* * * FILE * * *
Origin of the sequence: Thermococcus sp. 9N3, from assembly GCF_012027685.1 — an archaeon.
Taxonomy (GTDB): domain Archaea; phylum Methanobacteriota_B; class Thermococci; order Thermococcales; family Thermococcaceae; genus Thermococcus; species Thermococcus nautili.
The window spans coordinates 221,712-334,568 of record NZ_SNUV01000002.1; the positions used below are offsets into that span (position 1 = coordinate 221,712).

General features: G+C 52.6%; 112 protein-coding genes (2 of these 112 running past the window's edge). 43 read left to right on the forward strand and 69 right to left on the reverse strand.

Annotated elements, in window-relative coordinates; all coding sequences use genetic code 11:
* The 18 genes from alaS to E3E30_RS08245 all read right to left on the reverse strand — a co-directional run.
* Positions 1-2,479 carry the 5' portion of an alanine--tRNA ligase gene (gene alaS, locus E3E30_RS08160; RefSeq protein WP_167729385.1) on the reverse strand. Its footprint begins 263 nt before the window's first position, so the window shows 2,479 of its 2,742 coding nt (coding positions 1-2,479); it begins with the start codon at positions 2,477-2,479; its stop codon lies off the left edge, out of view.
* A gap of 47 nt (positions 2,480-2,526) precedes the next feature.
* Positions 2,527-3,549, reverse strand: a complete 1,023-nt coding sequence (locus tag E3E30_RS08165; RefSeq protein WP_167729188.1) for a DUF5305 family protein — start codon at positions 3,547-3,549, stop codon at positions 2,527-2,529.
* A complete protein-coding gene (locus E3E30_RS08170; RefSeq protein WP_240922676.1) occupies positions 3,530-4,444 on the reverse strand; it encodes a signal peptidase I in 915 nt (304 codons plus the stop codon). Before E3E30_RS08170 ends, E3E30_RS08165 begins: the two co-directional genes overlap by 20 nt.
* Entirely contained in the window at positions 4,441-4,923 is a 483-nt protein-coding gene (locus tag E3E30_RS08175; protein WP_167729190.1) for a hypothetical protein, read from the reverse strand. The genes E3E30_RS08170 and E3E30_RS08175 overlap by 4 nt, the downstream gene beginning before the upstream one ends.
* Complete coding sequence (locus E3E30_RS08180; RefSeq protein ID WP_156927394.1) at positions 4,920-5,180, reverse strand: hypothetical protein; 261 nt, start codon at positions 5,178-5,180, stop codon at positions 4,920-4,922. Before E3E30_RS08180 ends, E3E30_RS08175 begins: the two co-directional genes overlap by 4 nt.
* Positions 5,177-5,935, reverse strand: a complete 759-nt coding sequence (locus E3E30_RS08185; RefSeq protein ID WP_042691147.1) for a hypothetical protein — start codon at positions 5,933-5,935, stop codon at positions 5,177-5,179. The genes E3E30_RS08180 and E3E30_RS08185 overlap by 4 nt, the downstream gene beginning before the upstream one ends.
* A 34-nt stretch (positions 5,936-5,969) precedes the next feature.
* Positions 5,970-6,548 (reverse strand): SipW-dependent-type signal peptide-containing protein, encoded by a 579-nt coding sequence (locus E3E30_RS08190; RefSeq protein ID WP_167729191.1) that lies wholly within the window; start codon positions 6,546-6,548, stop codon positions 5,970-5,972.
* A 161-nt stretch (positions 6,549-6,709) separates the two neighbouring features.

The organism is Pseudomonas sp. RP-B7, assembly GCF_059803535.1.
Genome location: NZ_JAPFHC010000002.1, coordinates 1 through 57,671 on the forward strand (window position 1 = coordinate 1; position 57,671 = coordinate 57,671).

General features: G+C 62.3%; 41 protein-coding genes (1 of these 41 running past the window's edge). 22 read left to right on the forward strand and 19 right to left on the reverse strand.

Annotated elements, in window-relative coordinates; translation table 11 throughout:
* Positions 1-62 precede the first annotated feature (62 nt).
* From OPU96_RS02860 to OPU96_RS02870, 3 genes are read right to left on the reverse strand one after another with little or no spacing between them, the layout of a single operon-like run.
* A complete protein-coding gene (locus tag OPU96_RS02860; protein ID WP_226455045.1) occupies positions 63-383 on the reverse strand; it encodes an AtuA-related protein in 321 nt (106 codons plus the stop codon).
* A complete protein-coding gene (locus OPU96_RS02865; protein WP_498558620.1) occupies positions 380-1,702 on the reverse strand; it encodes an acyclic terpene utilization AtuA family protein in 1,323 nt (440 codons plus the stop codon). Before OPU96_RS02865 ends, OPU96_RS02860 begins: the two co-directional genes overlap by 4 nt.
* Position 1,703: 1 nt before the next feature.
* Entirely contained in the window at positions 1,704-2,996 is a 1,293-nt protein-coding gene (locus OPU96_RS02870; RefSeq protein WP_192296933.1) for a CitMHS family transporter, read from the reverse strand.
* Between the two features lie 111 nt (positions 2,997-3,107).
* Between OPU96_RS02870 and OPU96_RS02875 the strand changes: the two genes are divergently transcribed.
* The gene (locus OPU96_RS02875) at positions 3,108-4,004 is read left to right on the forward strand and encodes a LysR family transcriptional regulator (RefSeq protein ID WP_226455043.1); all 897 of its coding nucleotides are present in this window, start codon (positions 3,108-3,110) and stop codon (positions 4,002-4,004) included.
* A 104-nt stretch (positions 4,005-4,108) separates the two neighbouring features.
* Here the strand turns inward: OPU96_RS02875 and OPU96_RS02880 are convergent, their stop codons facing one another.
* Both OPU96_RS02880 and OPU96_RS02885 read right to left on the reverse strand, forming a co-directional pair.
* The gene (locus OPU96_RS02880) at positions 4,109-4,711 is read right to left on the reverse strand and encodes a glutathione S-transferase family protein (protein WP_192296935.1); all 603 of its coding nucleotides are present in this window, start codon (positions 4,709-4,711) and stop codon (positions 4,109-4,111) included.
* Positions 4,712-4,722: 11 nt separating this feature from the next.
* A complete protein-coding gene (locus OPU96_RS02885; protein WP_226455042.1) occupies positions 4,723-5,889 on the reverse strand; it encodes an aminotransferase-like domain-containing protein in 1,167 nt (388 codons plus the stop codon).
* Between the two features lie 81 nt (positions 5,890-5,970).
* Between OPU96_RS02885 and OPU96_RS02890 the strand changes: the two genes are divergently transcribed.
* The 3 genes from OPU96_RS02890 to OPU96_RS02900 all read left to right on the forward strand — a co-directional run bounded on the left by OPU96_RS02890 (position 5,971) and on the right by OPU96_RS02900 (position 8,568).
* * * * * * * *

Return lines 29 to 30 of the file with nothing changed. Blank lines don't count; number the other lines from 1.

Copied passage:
* The gene (locus OPU96_RS02875) at positions 3,108-4,004 is read left to right on the forward strand and encodes a LysR family transcriptional regulator (RefSeq protein ID WP_226455043.1); all 897 of its coding nucleotides are present in this window, start codon (positions 3,108-3,110) and stop codon (positions 4,002-4,004) included.
* A 104-nt stretch (positions 4,005-4,108) separates the two neighbouring features.